Colts use Buffalo for heavy dose of positive reinforcement
INDIANAPOLIS, Ind. – It was a start, and certainly beat the alternative had they not taken care of business when the Buffalo Bills brought their sorriness to town over the weekend.
Players have bought into what coach Frank Reich and general manager Chris Ballard have been selling since that first team meeting in April. They’ve embraced Reich’s three-T foundation of trust, toughness and team, along for Reich’s demand for “that relentless pursuit to get better every day and an obsession to finish.
“I’m sure they get tired of hearing me talk about that,’’ he said Monday. “We talk about it all the time.’’
The message has been constant, but at what point does it lose some of its bite? After four straight losses? After a 1-5 record?
“You want to see results,’’ Reich said. “I think we’ve seen flashes of that and we’ve seen how when things are clicking how it works.
“But you really need to put it all together and get wins. As we all know, that’s ultimately what we’re really measured by. We can see progress, but we need to see it wins and losses.’’
A forceful step came Sunday at Lucas Oil Stadium. The offense was at its complementary best as it featured a little of Andrew Luck (23 pass attempts, 156 yards, four TD passes) and a lot from the running game (220 yards, 126 from Marlon Mack). The defense feasted on the talent-challenged Bills with five takeaways that led to 24 points.
“It’s a sign of a good day,’’ veteran safety Mike Mitchell said. “It’s a good day. We need to have a bunch more good days.’’
“We checked all the boxes,’’ Reich said after the game.
During the four-game skid, the Colts too often were their own worst enemy. Dropped passes. Penalties. Turnovers. Missed opportunities.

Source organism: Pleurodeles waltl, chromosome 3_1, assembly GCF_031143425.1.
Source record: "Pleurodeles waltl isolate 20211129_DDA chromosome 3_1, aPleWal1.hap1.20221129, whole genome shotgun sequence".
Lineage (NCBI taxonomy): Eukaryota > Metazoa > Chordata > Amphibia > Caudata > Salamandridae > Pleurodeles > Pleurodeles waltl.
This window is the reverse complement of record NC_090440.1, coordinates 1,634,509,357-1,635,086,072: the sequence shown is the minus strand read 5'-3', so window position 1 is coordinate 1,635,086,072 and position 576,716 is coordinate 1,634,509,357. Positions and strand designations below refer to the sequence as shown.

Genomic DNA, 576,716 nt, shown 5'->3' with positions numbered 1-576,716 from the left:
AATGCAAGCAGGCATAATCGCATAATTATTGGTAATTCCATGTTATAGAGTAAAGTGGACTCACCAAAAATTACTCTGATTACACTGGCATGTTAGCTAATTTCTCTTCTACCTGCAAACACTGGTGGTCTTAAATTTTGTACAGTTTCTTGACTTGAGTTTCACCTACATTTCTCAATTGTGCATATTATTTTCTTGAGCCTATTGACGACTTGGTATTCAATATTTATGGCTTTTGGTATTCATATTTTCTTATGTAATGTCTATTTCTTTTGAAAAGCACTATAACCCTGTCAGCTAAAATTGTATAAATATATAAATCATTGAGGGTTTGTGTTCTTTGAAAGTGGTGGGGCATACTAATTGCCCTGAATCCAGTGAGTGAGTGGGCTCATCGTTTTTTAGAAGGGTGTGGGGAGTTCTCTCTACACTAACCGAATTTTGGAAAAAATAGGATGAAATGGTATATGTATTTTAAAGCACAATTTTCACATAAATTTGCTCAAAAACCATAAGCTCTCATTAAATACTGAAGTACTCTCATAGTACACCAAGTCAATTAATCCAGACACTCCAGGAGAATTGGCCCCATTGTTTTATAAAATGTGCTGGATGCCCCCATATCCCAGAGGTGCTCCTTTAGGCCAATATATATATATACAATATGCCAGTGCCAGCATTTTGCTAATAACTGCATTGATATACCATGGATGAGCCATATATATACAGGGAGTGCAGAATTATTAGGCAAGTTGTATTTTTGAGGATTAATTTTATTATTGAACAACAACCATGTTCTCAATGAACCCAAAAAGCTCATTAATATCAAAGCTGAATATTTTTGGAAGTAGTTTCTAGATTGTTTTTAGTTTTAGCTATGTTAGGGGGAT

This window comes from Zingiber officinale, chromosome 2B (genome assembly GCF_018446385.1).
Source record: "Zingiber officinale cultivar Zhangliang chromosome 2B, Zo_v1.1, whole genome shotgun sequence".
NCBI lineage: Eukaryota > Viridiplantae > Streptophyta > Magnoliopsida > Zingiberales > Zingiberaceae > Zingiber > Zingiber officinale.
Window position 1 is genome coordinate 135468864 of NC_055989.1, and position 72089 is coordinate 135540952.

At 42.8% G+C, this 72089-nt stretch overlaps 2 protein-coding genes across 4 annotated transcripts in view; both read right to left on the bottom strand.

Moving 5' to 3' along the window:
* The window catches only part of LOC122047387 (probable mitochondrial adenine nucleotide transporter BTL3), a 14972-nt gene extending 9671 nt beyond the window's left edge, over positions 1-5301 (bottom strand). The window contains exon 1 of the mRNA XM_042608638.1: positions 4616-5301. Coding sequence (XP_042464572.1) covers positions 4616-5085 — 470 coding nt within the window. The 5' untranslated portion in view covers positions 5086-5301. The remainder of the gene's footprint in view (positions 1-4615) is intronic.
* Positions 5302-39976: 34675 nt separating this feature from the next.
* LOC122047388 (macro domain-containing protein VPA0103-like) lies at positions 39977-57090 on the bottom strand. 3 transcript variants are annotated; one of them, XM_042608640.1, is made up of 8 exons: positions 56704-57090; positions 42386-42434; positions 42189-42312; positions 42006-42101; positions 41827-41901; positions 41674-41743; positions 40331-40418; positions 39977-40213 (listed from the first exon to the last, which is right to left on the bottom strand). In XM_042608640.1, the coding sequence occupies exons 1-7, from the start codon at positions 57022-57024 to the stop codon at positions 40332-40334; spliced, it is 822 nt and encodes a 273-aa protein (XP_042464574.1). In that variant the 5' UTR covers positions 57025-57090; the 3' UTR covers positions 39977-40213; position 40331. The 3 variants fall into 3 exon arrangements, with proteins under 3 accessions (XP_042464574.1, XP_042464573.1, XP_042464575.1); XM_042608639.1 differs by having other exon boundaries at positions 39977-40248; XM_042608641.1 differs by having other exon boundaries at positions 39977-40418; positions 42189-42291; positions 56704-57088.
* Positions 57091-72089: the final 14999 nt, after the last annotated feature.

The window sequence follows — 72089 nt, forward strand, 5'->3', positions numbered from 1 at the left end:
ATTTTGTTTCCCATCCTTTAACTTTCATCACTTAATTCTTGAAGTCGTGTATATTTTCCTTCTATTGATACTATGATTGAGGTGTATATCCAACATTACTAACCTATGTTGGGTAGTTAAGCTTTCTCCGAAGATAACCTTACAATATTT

For at least three hours Sunday afternoon, the Colts feasted on positive reinforcement.
“I think our team needed to feel a game like this, from the offensive perspective against a really good defense,’’ Luck said. “I think our team needed to feel a game like this to understand what it can be like when we take care of the little things and just do the routine well, do the simple well.
“I thought we did that. I thought we played complementary football by doing the simple things right.’’
Now, do it again.
After taking advantage of Buffalo’s starless mess, the Colts turn their attention to 1-5 Oakland. And as if optimism already wasn’t nose-diving in Raider Nation, it’s hard to imagine things improving Monday after management traded wideout Amari Cooper to Dallas for a first-round draft pick. They’re also without leading rusher Marshawn Lynch, who was placed on the season-ending injured reserve list Monday, and let’s not forget the trade that shipped pass-rush phenom Khalil Mack to Chicago.
Despite failing to capitalize on so many early-season opportunities – Cincinnati, Houston, Philly – the Colts still find themselves in position to remain relevant if they can head into next week’s bye with a 3-5 record.
Over the final nine games of the season, they face a less-than-daunting schedule. Opponents are a combined 25-36 (.410), and only Miami (4-3) and Houston (4-3) have winning records.
After enjoying their bye, the Colts have three straight at home against 3-4 Jacksonville, which is an absolute mess; 3-4 Tennessee; and 4-3 Miami. Along with one-win Oakland, they also entertain the one-win New York Giants in December.
About that bad snap/safety
Reich offered a detailed explanation of Ryan Kelly’s shotgun snap to Luck in the third quarter that went through Luck’s hands and out of the end zone for a Bills’ safety.
Luck said it was a “miscommunication that we’ll clean up.’’
Reich provided specifics. The bottom line: Kelly served up a premature snap.
“Yeah, we were using a double count,’’ Reich said. “So long story short, you are saying, ‘Blue 80, blue 80, hut, hut, hut,’ and then you are going to come around and then give another color number combination and then say, ‘Set, hut’ again.
“When you are using a double count, you snap it after the second number color combination and Ryan accidentally snapped it after the first combination. So Andrew wasn’t expecting it back there.’’
You can follow Mike Chappell on Twitter at @mchappell51.